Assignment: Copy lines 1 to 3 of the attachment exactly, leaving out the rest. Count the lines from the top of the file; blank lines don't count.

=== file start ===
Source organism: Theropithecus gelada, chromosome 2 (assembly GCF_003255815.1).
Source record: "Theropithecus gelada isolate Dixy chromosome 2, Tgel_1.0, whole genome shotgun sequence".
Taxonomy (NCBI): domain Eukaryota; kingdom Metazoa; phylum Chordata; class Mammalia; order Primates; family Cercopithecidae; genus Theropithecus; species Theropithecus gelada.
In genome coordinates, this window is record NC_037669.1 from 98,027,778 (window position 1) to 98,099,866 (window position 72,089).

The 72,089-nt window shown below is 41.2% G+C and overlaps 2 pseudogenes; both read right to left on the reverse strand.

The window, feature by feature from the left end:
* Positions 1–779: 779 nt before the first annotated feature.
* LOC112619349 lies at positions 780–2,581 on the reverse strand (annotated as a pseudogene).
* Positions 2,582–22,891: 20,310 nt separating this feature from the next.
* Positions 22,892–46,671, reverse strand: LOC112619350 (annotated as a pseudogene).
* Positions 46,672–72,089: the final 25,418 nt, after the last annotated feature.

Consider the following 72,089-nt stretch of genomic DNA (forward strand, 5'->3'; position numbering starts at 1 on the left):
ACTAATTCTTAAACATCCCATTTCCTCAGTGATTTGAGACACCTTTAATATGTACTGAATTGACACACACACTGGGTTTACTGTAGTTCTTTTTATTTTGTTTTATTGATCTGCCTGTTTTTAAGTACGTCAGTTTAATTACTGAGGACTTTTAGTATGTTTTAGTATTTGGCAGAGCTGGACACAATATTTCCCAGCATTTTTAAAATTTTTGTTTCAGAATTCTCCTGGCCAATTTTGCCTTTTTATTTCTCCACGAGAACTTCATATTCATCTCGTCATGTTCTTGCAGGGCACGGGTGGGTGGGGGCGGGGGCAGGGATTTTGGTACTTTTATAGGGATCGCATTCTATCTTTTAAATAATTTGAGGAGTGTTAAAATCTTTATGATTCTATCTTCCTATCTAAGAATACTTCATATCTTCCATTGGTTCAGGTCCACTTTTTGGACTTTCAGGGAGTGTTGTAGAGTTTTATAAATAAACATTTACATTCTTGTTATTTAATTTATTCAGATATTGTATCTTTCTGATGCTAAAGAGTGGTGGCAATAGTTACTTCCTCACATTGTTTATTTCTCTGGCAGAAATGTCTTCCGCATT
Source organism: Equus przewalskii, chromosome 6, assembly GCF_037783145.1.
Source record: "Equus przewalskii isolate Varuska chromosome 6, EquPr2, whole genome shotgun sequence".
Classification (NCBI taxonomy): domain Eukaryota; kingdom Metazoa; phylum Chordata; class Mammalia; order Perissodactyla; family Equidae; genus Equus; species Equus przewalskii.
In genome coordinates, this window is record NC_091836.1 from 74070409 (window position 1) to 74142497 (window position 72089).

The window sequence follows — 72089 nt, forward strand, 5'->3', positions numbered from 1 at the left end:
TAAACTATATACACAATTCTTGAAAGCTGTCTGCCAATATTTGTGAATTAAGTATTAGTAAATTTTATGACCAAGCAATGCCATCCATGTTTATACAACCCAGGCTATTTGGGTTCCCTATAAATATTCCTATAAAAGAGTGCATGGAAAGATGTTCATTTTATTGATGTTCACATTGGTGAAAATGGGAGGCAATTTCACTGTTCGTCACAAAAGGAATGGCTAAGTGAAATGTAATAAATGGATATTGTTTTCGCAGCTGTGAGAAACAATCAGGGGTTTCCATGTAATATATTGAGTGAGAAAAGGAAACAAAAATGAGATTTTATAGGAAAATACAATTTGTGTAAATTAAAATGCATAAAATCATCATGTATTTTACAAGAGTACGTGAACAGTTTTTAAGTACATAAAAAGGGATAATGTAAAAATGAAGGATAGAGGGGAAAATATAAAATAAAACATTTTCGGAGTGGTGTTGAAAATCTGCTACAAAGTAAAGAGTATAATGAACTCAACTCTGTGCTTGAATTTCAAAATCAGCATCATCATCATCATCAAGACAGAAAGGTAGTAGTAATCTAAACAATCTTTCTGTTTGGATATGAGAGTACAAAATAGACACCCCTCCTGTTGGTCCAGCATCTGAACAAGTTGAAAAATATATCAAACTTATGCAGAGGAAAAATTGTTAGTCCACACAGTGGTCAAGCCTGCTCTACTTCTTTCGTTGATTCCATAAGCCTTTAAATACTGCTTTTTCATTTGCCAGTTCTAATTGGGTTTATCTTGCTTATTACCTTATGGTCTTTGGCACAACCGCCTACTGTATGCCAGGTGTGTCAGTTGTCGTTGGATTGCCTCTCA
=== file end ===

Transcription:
Source organism: Theropithecus gelada, chromosome 2 (assembly GCF_003255815.1).
Source record: "Theropithecus gelada isolate Dixy chromosome 2, Tgel_1.0, whole genome shotgun sequence".
Taxonomy (NCBI): domain Eukaryota; kingdom Metazoa; phylum Chordata; class Mammalia; order Primates; family Cercopithecidae; genus Theropithecus; species Theropithecus gelada.